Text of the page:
A federal appeals court in New York threw out part of the conviction of former Credit Suisse Group AG broker Eric Butler for misleading clients about the safety of auction-rate securities he sold.

The 2nd U.S. Circuit Court of Appeals reversed Butler's August 2009 securities fraud conviction by a Brooklyn, New York, jury for selling debt that caused $1.12 billion of investor losses, saying prosecutors brought the case in the wrong court. It upheld Butler's conviction on two conspiracy charges.

Butler's case is one of the first criminal prosecutions stemming from the credit crisis that began in 2007.

In his appeal, Butler argued that the government should not have brought the case in Brooklyn, which is part of the Eastern District of New York, only because he and co-defendant Julian Tzolov flew from John F. Kennedy International Airport located in the district to meet clients.

A three-judge appeals court panel agreed that this reason could not sustain the securities fraud charge. It noted that Butler worked mainly in Credit Suisse's Madison Avenue offices in Manhattan, which is in a different jurisdiction


We have little difficulty concluding that the government failed to offer competent proof that any act or transaction constituting the securities fraud violation occurred in the Eastern District, Judge Barrington Parker wrote.

In contrast, Parker said the conspiracy charges were different because without the overt act of traveling through the airport, Butler could not have had face-to-face meetings with investors, a regular part of his fraudulent scheme.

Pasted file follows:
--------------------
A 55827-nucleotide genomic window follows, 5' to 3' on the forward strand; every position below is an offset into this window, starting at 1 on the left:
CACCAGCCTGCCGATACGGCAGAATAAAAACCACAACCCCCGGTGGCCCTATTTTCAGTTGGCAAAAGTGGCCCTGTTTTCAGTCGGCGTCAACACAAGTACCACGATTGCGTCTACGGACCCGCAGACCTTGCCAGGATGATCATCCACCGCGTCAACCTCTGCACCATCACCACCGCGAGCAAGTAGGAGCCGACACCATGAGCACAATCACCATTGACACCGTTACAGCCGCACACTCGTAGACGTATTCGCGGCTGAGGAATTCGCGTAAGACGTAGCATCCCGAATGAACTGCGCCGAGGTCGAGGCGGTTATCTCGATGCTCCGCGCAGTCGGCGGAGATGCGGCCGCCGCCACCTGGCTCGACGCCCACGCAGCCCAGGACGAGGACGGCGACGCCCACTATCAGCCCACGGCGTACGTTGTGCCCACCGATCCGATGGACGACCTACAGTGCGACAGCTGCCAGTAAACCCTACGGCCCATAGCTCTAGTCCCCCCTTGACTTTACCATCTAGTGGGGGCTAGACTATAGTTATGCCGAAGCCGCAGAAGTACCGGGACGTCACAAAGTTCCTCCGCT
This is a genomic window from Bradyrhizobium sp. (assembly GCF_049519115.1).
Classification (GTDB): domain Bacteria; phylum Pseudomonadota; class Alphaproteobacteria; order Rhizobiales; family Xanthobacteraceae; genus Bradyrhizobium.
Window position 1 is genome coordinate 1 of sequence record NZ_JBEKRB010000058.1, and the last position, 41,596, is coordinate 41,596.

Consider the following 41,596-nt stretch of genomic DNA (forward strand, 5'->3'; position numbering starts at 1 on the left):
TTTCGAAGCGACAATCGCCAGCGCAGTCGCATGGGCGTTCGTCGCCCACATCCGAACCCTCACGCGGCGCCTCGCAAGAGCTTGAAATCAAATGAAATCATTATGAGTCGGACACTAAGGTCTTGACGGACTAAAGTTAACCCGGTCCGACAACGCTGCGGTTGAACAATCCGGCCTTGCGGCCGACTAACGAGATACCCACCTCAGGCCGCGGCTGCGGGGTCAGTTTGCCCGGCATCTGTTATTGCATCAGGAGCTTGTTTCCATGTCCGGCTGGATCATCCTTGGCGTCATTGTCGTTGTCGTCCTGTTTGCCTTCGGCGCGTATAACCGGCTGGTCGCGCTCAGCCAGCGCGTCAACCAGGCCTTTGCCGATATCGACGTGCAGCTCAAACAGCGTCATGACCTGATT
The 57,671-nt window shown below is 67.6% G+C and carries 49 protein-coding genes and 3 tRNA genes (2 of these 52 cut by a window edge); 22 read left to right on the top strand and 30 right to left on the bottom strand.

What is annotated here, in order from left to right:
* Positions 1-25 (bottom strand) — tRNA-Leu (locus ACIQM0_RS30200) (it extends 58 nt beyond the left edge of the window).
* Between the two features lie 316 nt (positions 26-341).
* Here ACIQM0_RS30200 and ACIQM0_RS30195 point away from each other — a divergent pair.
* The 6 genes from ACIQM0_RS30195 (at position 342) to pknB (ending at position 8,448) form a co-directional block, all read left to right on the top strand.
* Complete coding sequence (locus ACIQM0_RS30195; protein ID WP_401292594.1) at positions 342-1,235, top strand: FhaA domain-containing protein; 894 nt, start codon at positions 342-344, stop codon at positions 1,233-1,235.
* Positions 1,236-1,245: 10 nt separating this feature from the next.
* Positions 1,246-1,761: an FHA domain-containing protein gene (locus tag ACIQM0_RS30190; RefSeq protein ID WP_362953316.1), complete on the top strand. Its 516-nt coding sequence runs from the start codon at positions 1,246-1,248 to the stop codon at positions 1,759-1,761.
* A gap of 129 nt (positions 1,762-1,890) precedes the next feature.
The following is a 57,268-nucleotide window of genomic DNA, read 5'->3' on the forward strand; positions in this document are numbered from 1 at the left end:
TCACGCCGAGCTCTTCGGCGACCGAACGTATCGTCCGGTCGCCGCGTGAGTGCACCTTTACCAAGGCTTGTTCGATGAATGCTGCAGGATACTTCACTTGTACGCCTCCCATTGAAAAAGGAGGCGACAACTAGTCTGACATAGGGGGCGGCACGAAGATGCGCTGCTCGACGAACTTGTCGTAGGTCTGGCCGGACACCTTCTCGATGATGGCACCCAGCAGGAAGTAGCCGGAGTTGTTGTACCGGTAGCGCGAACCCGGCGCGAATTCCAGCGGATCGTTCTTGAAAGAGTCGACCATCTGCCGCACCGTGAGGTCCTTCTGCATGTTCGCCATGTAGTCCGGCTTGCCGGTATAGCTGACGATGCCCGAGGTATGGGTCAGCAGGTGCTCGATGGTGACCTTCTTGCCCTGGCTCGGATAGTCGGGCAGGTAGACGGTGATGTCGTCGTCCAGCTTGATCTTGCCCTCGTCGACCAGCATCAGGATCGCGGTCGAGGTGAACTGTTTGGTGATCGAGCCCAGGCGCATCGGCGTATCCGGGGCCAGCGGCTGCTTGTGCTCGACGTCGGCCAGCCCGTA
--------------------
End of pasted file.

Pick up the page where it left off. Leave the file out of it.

The panel sent the case back to the district court, where U.S. District Judge Jack Weinstein in January 2010 sentenced Butler to five years in prison and imposed a $5 million fine.

Butler has been free on bail, and could face less prison time when he is resentenced.

We're going to review the 2nd Circuit opinion and consider our options, said Robert Nardoza, a spokesman for U.S. Attorney Loretta Lynch in the Eastern District.

Steven Molo, a lawyer for Butler, did not immediately return requests for comment.

It is unclear how the ruling might affect Lynch's ability to police Wall Street. Her predecessor oversaw the fraud trial of former Bear Stearns Cos hedge fund managers Ralph Cioffi and Matthew Tannin, which ended in acquittals in November 2009.


Prosecutors accused Butler and Tzolov of trying to win higher commissions by misleading clients into believing they were buying safe securities backed by federally guaranteed student loans, when in fact they were buying auction-rate securities backed by riskier mortgage and corporate debt.

They said the scheme unraveled when auctions began to fail, causing losses at companies such as drugmakers GlaxoSmithKline Plc and Roche Holding AG , fertilizer maker Potash Corp of Saskatchewan Inc
and semiconductor company STMicroelectronics NV .

The entire $330 billion auction-rate market collapsed in February 2008. On June 2, the Second Circuit upheld most of a roughly $400 million arbitration award for STMicroelectronics against Credit Suisse.

Tzolov testified against Butler after pleading guilty in July 2009 to fraud and conspiracy, and to bail jumping for having fled to Spain.

His lawyer Benjamin Brafman in an interview said Tzolov was sentenced last week to four years in prison, including the nearly two years he has already spent in federal custody.

The case is U.S. v. Butler, 2nd U.S. Circuit Court of Appeals, No. 10-00562.

(Reporting by Jonathan Stempel, editing by Gerald E. McCormick)